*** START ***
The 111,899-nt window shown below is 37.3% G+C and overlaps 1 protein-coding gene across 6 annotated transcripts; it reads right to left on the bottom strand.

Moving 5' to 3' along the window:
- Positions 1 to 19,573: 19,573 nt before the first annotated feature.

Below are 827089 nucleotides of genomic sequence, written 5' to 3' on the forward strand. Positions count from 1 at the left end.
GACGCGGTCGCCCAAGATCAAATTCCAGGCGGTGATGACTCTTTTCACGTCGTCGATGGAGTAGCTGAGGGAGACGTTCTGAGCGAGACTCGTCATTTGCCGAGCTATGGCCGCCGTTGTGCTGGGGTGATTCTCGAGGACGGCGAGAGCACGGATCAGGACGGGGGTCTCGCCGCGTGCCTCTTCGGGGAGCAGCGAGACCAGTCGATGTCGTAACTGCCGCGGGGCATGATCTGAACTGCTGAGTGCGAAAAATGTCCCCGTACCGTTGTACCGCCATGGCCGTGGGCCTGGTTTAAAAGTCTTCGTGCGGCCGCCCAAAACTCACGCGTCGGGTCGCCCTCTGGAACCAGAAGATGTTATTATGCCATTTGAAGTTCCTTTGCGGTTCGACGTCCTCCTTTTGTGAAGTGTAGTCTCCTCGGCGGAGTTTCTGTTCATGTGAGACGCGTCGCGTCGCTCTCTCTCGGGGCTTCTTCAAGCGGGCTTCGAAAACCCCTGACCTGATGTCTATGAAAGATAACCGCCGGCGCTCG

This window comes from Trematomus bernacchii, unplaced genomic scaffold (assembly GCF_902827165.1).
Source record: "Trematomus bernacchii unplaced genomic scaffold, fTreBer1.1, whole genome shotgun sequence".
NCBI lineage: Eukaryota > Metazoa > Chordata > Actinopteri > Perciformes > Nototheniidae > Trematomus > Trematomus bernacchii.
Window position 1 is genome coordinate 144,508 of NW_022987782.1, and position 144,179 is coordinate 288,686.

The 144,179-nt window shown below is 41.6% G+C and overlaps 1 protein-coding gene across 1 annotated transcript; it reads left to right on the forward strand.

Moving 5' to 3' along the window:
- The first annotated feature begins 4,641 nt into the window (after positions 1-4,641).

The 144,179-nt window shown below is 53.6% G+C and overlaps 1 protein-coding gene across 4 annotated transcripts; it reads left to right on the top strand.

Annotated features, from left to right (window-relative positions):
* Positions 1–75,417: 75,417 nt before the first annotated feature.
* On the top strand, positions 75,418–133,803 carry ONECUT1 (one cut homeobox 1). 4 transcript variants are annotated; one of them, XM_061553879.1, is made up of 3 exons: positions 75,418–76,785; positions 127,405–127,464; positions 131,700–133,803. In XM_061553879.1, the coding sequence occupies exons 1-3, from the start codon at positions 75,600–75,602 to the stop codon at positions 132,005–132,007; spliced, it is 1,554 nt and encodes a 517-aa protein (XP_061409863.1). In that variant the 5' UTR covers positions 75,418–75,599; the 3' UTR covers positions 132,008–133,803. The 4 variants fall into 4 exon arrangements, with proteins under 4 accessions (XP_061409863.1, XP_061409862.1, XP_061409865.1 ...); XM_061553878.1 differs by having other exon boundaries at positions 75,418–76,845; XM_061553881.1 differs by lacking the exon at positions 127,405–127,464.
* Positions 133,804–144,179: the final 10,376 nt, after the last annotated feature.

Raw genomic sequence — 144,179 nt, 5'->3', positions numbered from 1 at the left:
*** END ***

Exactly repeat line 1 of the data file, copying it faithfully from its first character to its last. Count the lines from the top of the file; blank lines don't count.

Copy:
The 111,899-nt window shown below is 37.3% G+C and overlaps 1 protein-coding gene across 6 annotated transcripts; it reads right to left on the bottom strand.